My father and mother ah[may they rest in peace] took over from my grandfather ah. My mother was in charge of the business and my father sat studying Torah and Hebrew. With the outbreak of the First World War in 1914, the income from the tollgate came to an end.
The last three survivors from the old toll gate were my mother, her sister Paja Szwarc, her brother Icze Mejer Rotnberg and they made aliyah [immigrated to Israel]. They died in old age and all three graves are in one row in the Zichron Mejer cemetery, Bnei Brak, may their souls be bound up in the bond of life.
|Gitl Roiza and two sons
The youngest is saying Psalms from Mana Loshen
[Answer of the Tongue, title of a book
containing prayers recite at graves] at
the grave of my father Reb Lejbl Aba's [son].
I take a step further and look around the narrow room, small than four by four. There lives Szlama der
One step further and I am at a wooden two-story house where Jankiel der melamed [the teacher] lives. It reminds me of my kheder [religious grade school for boys], days and nights spent in that poor-man's narrow, one room kheder that contained everything. There was a kheder, a kitchen, etc. But is sorrow to be found here? No, the murders' hand did not reach here. The entire family immigrated to America before the Holocaust.
A little further is another two-story house that belonged to Reb Berl-Dawid, the gaiter maker. He was a short man with a long, gray patriarchal beard who looked like a rebbe and stood in the workshop the entire day shaping gaiters or boot legs. He would say that the art of gaiter making lies in understanding how to cut the hide. There mustn't be any off-cuts. That is the entire Bible on gaiter making. He was always seen holding the leather in his hand and turning it around and around in order to properly cut the gaiter. This family also escaped the murderers. His sons Nyska, Isi-Henich, Szymen and Jidel (twins) and the daughter Hai'czke live in America. Only his wife Szejna-Malka was killed by a piece of shrapnel during the First World War.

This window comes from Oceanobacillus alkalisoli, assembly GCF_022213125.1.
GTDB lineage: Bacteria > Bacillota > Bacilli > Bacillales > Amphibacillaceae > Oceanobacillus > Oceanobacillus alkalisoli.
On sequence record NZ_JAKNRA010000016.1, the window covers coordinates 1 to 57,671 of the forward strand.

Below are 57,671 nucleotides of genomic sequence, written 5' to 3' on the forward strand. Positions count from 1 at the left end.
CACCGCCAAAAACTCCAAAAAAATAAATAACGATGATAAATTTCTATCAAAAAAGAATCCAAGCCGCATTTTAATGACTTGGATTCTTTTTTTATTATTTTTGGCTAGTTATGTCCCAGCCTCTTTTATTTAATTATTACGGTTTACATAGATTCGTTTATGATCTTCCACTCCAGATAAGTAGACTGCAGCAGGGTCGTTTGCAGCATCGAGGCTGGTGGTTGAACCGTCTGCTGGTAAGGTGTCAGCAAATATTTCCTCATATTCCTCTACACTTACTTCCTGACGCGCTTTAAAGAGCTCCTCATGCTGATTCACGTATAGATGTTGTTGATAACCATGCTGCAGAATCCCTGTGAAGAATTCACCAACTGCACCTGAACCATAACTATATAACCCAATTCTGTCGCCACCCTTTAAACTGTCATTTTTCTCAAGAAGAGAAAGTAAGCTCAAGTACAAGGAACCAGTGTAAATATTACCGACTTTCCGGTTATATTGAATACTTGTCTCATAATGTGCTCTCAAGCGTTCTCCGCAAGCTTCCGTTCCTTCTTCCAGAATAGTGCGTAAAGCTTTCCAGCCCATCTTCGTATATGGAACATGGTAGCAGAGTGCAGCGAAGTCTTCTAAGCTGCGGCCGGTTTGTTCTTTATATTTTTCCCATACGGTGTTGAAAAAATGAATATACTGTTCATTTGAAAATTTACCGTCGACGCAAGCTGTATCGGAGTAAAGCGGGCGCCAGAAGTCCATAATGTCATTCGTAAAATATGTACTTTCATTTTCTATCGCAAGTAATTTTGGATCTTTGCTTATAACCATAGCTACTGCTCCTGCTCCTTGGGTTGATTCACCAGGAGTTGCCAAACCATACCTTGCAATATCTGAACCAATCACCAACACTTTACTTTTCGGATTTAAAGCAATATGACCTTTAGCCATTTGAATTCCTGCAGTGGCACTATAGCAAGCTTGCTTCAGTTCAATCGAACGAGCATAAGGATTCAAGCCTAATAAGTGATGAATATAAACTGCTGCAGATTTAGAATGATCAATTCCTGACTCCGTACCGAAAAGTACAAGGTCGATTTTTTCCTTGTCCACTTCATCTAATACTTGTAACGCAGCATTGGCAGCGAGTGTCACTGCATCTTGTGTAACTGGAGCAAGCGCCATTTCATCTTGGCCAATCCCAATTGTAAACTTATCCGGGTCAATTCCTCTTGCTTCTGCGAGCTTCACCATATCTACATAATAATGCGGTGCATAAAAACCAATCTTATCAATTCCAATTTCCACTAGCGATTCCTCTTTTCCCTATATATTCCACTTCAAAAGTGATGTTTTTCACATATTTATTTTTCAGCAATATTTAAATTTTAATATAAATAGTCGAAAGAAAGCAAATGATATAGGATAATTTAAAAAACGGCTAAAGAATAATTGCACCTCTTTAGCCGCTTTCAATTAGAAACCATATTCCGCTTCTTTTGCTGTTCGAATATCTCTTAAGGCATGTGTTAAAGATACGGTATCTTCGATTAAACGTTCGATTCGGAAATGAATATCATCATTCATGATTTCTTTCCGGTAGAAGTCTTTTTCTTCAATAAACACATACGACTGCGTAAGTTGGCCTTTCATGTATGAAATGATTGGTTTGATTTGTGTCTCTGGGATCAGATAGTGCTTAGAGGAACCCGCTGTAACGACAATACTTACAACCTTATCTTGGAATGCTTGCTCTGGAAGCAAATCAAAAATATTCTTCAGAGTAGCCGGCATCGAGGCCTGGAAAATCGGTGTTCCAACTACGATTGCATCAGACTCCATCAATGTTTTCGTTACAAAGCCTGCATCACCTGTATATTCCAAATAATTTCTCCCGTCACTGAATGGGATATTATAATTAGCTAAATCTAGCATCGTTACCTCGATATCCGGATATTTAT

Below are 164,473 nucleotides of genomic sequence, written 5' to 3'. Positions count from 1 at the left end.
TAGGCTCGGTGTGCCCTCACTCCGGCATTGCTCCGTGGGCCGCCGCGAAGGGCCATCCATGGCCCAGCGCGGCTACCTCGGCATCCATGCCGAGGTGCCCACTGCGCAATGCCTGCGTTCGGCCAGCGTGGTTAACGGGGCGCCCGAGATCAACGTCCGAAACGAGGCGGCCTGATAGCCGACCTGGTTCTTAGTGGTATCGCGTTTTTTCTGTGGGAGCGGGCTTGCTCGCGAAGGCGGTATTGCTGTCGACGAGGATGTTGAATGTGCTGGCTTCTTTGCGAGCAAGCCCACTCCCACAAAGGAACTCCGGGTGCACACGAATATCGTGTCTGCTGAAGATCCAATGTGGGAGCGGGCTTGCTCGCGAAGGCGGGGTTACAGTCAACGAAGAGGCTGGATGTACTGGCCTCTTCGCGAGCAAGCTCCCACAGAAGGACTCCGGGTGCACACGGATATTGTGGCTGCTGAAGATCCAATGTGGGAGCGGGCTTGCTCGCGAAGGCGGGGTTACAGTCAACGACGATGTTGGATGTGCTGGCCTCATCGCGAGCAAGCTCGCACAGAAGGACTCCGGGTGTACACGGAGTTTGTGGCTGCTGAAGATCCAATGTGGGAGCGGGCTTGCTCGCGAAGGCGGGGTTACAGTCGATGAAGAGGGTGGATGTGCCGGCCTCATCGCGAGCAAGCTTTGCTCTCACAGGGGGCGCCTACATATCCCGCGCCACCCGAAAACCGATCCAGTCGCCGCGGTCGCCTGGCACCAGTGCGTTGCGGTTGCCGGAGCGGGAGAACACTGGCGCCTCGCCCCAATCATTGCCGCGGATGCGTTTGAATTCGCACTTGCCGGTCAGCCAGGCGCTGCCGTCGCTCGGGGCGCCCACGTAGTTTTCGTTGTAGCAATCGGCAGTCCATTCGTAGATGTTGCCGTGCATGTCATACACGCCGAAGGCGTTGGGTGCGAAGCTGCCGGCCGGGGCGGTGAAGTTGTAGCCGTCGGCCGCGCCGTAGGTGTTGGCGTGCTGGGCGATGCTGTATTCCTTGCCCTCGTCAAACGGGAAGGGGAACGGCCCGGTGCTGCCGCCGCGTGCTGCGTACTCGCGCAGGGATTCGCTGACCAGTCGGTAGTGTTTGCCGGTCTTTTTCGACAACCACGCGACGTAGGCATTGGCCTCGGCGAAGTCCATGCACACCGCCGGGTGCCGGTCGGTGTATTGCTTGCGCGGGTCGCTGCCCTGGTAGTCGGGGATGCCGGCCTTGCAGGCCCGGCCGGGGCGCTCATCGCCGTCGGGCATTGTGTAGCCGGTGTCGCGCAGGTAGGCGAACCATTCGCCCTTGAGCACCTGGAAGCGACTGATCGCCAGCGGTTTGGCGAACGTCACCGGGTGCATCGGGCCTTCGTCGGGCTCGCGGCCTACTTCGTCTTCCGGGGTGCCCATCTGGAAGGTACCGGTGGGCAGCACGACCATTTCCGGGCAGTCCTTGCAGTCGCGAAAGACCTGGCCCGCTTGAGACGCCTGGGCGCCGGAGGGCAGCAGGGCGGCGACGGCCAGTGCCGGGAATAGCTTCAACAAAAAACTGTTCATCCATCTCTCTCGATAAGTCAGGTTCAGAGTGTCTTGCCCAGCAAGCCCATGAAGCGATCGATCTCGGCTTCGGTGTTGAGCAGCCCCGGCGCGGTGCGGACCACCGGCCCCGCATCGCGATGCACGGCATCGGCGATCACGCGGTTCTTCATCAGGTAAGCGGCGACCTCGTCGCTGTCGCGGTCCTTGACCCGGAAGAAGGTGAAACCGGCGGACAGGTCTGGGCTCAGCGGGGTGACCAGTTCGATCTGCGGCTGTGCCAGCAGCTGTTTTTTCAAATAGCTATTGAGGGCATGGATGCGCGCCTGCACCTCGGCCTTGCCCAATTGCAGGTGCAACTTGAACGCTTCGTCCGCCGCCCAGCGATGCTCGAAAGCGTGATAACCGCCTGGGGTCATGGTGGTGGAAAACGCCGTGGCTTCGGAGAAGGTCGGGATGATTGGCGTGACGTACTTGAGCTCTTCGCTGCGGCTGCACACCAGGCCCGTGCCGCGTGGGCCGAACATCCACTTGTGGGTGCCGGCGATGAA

At Reb Berl-Dawid's
Friday afternoon, coming home from the bathhouse he already possessed the neshome yeseyre [the additional soul which is said to possess a Jew on the Sabbath; hence, Sabbath festiveness]. He had already removed himself from weekday materialism and was prepared for shabes [the Sabbath]. He had arranged a minyen [quorum of ten males required for certain religious services] where men prayed on shabes. Before prayers started, he studied midrash [a body of post-Talmudic literature of Biblical exegesis].
Sara-Malka and her four sons lived on the ground floor of this house. The oldest son, Abraml, a Gerer Hasid, was his mother's crown. Szalom and Jankiel ran the family grain business until the Hitler-catastrophe. The youngest son, Icze, died young during an operation in Warsaw. This is the Kitaj family, known as the Kitajces. They were the largest grain merchants in Czyzewo. They owned their own horse and wagon. The majority of the peasants would sell their grain only to the Kitajces. Szalom and Jankiel, when they were boys, were leaders in Zionist youth organizations. Only Szalom's three children were save from the great destruction. The oldest, Abraham-Szymon went to Israel with an illegal immigrant ship. Jentl and Motke, still only young children, were by a miracle saved (there survival is told about in the Yizkor Book). All the others were murdered hyd.
My parents moved into a long, small room in the same house, after the Polish authorities had thrown them out of the house at the Rogatke soon after the installation of the Polish government. Our family had lived more than two hundred years in that house, at the Rogatke.
Our family also managed to slip through the murderers' hands. The two eldest, Icchok-Hersz and the author arrived in Israel in 1933-1934. After a wave of pogroms and before the devil had spread his
destructive wings over the three million Jews in Poland, we brought our mother with two more brothers to Israel. Our father was already not among the living.